A New Tax Break Could Save Freelancers Hundreds This Year. Here’s What You Need to Know
This spring, taxpayers will file their first returns since Congress overhauled the tax code a little over a year ago. Freelancers and small-business owners could find a lot to cheer.
One of the 2017 Tax Cuts and Jobs Act’s biggest perks is a new 20% deduction on so-called pass-through, or qualified business, income available to anyone who is the owner of an LLC or an S corporation, a partner, a sole proprietor, or a gig-economy worker.
The deduction, which is available even to workers who also take the standard deduction, means a single freelancer with no kids making $50,000 will save about $1,750 under the new rules, according to the Tax Policy Center’s calculator. That’s nearly $700 more than for a similar wage earner. Wealthier taxpayers, such as business owners, could save tens of thousands.
What Is The New Pass-Through Deduction?
If you are an owner of an LLC or S corporation, partner, sole proprietor or gig economy worker, the new rule — formally enshrined in tax law as IRS Section 199A — lets you deduct 20% of your qualified business income (ie. the money you made after subtracting your expenses).
These earnings also are characterized as “pass-through” income, a term indicating that the income you earn passes through to your personal tax return, rather than being taxed as business earnings and then a second time as wages.
This 20% deduction reduces the amount of income you have to pay taxes on, and it could possibly drop you into a lower tax bracket, which also would yield savings. “When you get a deduction, that reduces your taxable income your tax rates go down because it’s a graduated rate,” says Craig Wild, managing partner at tax and accounting firm Wild, Maney & Resnick.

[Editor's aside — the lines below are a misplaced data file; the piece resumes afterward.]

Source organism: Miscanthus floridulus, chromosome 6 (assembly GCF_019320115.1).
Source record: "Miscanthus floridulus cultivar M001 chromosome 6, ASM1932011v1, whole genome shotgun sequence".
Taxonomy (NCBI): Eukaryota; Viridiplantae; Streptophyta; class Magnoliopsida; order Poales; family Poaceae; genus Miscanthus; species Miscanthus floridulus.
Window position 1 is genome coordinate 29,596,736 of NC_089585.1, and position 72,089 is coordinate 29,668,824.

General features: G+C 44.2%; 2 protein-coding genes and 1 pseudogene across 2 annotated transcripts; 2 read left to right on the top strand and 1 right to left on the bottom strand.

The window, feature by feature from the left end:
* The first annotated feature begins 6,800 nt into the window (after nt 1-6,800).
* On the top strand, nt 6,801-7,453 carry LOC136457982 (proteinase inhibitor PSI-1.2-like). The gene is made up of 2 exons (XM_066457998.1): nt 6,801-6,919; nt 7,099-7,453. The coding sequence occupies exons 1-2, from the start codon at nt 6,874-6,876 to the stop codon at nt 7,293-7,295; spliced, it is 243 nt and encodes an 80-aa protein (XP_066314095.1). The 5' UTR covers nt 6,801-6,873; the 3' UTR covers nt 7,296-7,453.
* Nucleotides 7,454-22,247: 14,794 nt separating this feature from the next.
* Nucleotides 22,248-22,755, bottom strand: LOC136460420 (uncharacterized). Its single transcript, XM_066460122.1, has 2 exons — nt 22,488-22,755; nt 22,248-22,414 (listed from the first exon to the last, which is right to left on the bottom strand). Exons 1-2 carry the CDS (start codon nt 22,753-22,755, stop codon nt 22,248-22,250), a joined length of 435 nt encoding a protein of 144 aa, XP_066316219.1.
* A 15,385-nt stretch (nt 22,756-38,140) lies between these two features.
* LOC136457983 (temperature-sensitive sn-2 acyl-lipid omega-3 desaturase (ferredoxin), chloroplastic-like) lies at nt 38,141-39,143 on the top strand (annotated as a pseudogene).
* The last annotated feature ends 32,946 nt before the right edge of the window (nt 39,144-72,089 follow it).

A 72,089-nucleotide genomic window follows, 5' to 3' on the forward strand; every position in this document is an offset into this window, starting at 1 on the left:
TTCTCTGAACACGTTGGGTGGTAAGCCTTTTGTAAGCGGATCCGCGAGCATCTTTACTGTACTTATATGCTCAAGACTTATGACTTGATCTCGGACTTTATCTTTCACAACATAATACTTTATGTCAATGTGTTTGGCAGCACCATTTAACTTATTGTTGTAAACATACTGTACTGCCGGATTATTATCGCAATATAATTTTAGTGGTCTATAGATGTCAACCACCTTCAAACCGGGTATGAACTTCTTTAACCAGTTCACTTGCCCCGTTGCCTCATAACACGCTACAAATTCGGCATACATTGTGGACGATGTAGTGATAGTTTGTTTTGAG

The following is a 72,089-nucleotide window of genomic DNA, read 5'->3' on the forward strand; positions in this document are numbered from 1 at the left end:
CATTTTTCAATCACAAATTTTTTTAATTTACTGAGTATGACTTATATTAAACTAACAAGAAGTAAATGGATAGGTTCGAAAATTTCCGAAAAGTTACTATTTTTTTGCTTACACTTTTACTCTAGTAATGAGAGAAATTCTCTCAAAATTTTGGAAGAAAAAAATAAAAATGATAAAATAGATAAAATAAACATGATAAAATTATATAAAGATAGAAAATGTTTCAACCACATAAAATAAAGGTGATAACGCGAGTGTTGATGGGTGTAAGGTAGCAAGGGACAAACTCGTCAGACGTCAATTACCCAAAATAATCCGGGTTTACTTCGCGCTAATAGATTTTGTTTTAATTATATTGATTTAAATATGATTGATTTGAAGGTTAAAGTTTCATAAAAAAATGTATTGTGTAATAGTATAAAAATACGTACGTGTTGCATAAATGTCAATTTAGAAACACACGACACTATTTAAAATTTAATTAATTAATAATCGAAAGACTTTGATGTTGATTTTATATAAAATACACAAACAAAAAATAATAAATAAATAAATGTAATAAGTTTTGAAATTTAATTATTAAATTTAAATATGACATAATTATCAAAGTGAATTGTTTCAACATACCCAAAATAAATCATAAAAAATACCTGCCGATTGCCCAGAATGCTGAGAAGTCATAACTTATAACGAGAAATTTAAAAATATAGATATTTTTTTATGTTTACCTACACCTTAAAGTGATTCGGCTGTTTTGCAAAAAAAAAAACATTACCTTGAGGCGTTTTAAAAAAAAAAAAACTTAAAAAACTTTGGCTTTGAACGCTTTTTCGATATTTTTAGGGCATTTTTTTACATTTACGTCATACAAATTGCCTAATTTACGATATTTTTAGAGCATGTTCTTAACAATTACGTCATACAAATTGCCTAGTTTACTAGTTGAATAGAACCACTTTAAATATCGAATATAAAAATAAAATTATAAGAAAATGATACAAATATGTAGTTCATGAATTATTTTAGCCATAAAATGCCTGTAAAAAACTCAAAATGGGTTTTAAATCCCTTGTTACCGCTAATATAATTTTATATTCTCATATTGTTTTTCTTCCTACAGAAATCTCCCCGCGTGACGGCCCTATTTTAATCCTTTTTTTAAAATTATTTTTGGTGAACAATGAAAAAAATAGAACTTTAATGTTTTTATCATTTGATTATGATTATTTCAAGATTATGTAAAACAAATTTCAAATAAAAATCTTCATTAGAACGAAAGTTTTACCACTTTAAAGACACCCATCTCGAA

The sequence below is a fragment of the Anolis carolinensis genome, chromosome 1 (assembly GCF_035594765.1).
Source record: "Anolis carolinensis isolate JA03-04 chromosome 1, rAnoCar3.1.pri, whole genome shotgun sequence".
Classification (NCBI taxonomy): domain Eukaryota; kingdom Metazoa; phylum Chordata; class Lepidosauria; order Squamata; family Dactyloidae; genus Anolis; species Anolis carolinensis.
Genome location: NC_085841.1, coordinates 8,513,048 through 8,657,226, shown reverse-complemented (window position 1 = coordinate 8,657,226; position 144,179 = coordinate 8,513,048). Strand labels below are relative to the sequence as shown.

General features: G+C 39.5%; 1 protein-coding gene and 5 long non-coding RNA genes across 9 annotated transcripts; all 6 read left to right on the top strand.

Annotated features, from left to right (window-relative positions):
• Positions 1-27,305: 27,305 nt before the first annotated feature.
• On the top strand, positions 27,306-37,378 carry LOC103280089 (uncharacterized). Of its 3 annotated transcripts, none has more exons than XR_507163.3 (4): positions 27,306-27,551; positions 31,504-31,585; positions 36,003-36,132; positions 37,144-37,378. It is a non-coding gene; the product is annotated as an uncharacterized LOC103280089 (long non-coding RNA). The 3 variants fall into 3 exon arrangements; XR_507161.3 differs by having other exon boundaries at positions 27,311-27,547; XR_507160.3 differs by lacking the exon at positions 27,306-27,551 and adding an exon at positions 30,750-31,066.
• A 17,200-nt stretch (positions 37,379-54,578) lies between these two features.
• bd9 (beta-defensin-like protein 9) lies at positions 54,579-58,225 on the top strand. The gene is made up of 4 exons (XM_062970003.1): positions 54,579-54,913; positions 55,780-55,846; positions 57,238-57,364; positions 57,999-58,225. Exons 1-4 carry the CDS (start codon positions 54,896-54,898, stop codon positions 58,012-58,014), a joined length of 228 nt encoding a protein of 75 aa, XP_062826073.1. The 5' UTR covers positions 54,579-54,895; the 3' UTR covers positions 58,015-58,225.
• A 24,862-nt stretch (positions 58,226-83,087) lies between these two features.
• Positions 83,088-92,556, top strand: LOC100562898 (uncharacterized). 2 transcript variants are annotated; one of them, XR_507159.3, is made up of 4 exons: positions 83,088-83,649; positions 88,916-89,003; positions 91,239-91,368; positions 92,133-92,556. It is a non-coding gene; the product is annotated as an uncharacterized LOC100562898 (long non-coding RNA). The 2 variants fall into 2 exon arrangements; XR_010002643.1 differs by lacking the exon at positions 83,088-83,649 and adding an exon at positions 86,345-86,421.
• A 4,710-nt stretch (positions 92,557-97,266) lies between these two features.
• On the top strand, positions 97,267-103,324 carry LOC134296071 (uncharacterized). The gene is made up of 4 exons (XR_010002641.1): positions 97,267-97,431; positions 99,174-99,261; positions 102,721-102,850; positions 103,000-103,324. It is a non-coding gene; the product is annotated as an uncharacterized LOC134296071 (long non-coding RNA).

Am I Eligible?
If you only get a W-2 and you take the standard deduction, the deduction for pass-through income doesn’t apply to you. But if you get one or more 1099 tax forms — say, if you moonlight as an Uber driver — you’ll want to see if some or all of that income is eligible. For the majority of people who work part- or full-time as independent contractors, it probably will be, according to tax pros.
“Gig, freelance, small business — they’re all, in general, going to qualify for that,” says Mark Jaeger, director of tax development at TaxAct.
However, take note, Etsy dabblers or weekend flea-market craft creators: You can’t take the deduction on money you make from a hobby. The IRS distinguishes a hobby from a business using nine criteria such as recordkeeping and intent for profitability. Jaeger says a good rule of thumb to follow is that if it’s something you’ve engaged in and made money in over the years continually, the IRS might be more inclined to view it as a business.
Are There Any Limitations?
There are some caveats: There is an income-based phase-out for certain types of businesses characterized as “specified service,” a category of professionals that includes doctors, lawyers, accountants, and other financial service providers, certain categories of entertainers and consultants.
“It goes through about 15 bulleted paragraphs,” Jaeger says, and making things more complicated, there’s no hard-and-fast rule for who is and who isn’t subject to this. The IRS document addressing it, Publication 535, is still in draft status, Jaeger says.
People in these fields who have business income higher than $157,500 ($315,000 if married filing jointly) are subject to limits on how much of the deduction they can claim.
“When it starts getting really complicated is when your taxable income starts to exceed that,” Jaeger says, and the benefit phases out completely for people in these fields who make $207,500 ($415,000 if married filing jointly.)
“199-A gets a little bit more complicated for owners of S corps and partnerships,” Wild says. “When they receive their K1s, there should be a disclosure showing qualified business income as well as wages paid and the original cost of depreciable assets,” he says. These taxpayers have to take into account factors like wages paid to employees and the value of business real estate holdings to determine how much of a deduction they can claim.
Given the complexity and that some of the key details still aren’t finalized, Wild suggests people in specified service fields with earnings above $157,500 might want to hold off and have their tax preparer file an extension on their behalf.